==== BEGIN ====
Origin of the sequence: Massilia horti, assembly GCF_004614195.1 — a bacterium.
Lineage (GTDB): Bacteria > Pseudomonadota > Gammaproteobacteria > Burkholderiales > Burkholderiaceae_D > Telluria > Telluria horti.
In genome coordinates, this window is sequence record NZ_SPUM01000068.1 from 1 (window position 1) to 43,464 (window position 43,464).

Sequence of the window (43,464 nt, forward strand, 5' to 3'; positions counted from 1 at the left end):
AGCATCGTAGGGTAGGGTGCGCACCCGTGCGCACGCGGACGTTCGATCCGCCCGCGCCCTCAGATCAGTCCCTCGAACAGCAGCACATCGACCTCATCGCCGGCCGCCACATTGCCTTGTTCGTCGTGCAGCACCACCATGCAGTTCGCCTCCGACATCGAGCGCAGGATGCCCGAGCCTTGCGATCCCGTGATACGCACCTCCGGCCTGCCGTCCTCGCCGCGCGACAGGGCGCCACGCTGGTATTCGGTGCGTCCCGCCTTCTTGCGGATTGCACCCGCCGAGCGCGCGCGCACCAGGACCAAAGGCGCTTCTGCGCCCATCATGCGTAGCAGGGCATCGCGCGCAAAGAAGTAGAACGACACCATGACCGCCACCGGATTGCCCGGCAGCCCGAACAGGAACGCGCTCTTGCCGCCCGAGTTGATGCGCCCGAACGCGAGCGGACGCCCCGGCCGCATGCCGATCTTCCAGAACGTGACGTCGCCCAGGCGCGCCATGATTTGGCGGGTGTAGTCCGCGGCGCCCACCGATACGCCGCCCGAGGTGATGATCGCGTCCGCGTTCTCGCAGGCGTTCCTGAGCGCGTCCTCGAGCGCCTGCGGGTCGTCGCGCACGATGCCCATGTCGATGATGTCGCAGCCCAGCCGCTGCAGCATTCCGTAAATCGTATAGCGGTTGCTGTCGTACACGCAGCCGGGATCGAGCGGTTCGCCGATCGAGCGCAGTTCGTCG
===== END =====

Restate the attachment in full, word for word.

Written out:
Origin of the sequence: Massilia horti, assembly GCF_004614195.1 — a bacterium.
Lineage (GTDB): Bacteria > Pseudomonadota > Gammaproteobacteria > Burkholderiales > Burkholderiaceae_D > Telluria > Telluria horti.
In genome coordinates, this window is sequence record NZ_SPUM01000068.1 from 1 (window position 1) to 43,464 (window position 43,464).

Sequence of the window (43,464 nt, forward strand, 5' to 3'; positions counted from 1 at the left end):
AGCATCGTAGGGTAGGGTGCGCACCCGTGCGCACGCGGACGTTCGATCCGCCCGCGCCCTCAGATCAGTCCCTCGAACAGCAGCACATCGACCTCATCGCCGGCCGCCACATTGCCTTGTTCGTCGTGCAGCACCACCATGCAGTTCGCCTCCGACATCGAGCGCAGGATGCCCGAGCCTTGCGATCCCGTGATACGCACCTCCGGCCTGCCGTCCTCGCCGCGCGACAGGGCGCCACGCTGGTATTCGGTGCGTCCCGCCTTCTTGCGGATTGCACCCGCCGAGCGCGCGCGCACCAGGACCAAAGGCGCTTCTGCGCCCATCATGCGTAGCAGGGCATCGCGCGCAAAGAAGTAGAACGACACCATGACCGCCACCGGATTGCCCGGCAGCCCGAACAGGAACGCGCTCTTGCCGCCCGAGTTGATGCGCCCGAACGCGAGCGGACGCCCCGGCCGCATGCCGATCTTCCAGAACGTGACGTCGCCCAGGCGCGCCATGATTTGGCGGGTGTAGTCCGCGGCGCCCACCGATACGCCGCCCGAGGTGATGATCGCGTCCGCGTTCTCGCAGGCGTTCCTGAGCGCGTCCTCGAGCGCCTGCGGGTCGTCGCGCACGATGCCCATGTCGATGATGTCGCAGCCCAGCCGCTGCAGCATTCCGTAAATCGTATAGCGGTTGCTGTCGTACACGCAGCCGGGATCGAGCGGTTCGCCGATCGAGCGCAGTTCGTCG